Sit on the edge of a chair with knees at a 90-degree angle and feet flat on the floor. Cross the right ankle onto the left knee. Lace your hands together and nestle them under the right knee, lightly pressing energy into your hands and toward the floor (though the knee should not actually move). Sit up straight—some may already feel tension here.

With a flat back, bring the belly button toward your legs. Continue gently pressing the right knee into your clasped hands.

Experiment with turning the upper body toward the knee or the foot to stretch different muscles.

Keep reading... Show less
Photo by Jim Lafferty

Have you ever attended an audition and wished that you knew what the director was looking for? We've rounded up some of our favorite quotes from our Director's Notes column over the past few years to give you a deeper glimpse into the minds of 10 artistic directors.

Ashley Wheater, Joffrey Ballet

"I want to develop and nurture artists," says Wheater, seeking "people who are not afraid to be expressive, and understand all the layers that go into making a work above and beyond the steps."

Ingrid Lorentzen, Norwegian National Ballet

Keep reading... Show less
Dance Teacher Tips
Via Kenedy Kalls Instagram

Dancers have a language all their own. From French technical terms to scatting out choreography dynamics, it's a wonder any nondancers understand a word we say! Perhaps some of the most confusing dancer terms are the various foods we use to describe our feet. To help dance outsiders out, DT broke down the foods that are commonplace in dancer lingo. Share them with your loved ones, so they can better understand the weird and wonderful breed of dancer that you are.

Keep reading... Show less

Injuries can be devastating to a dance career, but you can reduce their occurrence or avoid them—if you know what to look for. To learn why certain injuries happen and what can be done to prevent them, we consulted a group of experts: Jacqui Greene Hass, director of Pilates and Dance Medicine at Wellington Orthopaedic & Sports Medicine Therapy Services; Marijeanne Liederbach, director of research and education at Harkness Center for Dance Injuries; Jennifer Deckert, assistant professor at University of Wyoming (holds an MFA in ballet pedagogy and has presented at the International Association for Medicine and Science); and Michael Kelly Bruce, associate professor at The Ohio State University (certified in Pilates and specializes in conditioning).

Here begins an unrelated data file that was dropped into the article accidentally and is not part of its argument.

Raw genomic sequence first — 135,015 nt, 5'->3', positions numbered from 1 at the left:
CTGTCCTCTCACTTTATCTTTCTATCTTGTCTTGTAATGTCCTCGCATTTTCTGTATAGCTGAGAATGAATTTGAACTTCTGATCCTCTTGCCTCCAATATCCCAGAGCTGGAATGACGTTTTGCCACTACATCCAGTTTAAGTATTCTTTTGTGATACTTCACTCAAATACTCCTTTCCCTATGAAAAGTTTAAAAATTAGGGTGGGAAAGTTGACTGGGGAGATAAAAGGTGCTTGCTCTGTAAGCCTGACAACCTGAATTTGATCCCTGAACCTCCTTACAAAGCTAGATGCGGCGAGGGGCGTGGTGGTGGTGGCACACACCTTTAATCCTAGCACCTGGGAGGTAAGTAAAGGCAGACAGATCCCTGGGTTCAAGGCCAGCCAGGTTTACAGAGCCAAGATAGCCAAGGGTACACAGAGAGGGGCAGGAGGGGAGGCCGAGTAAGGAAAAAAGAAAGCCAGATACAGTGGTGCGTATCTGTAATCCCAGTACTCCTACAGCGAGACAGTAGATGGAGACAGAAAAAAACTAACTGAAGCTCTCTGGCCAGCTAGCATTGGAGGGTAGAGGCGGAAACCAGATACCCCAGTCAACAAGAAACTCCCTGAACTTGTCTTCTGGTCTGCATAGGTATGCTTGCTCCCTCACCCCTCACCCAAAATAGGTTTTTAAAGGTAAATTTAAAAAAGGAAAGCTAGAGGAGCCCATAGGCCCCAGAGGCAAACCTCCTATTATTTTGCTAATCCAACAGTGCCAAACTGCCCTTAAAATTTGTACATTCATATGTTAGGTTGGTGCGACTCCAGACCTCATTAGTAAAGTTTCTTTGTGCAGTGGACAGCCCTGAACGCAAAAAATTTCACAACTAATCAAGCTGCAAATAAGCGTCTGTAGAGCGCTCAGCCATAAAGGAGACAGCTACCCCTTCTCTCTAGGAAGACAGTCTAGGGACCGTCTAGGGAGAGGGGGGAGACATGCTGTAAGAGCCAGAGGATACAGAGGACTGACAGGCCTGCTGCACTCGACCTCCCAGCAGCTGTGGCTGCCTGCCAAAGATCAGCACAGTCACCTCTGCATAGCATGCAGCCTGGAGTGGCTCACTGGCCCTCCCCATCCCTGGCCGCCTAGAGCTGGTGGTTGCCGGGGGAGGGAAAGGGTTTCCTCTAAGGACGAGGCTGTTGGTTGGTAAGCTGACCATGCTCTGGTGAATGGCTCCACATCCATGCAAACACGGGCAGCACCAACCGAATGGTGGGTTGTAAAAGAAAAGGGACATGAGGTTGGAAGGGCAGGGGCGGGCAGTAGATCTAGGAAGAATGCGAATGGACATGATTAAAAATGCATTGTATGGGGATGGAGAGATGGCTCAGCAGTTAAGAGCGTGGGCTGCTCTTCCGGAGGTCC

Keep reading... Show less
Dance News
Image via Michaels' Instagram

We all know and love Mia Michaels. She's a fearless choreographer and teacher, who's inspired a generation of dancers with her unique style, grace and brilliance. What's not to love? And now we can't help but gush over a personal confession she recently shared on Instagram.

Bottom line: No matter your age, size or shape, don't wait to love your body or yourself.

Keep reading... Show less
Dancer Health

I recently started back in modern dance after a long hiatus—I stopped dancing at age 11 and went back two years ago at age 24. I've found that when I'm on the floor, I can't open to a very wide second. Also, if I'm sitting in butterfly on the floor with my feet together, my knees are some distance from the ground. What can I do to loosen my hips?

Keep reading... Show less
Dance Teacher Tips
Standing on stage is as important as moving. Photo by Arthur Coopchik

When your students are onstage, every dance step matters, of course. But so does every non-dance step. The simple act of being onstage—whether standing still, walking to a position or running from one place to another—requires a constant presence. And as Kitty Carter, of Kitty Carter's Dance Factory in Dallas, Texas, points out, "walking and running are actually part of the dance. They act as transitions from step to step." So teaching your students to understand the importance of active stillness and pedestrian choreography is essential, and it will help them see the "big picture" of a performance. But it's not easy.

Keep reading... Show less





Get DanceTeacher in your inbox

Win It!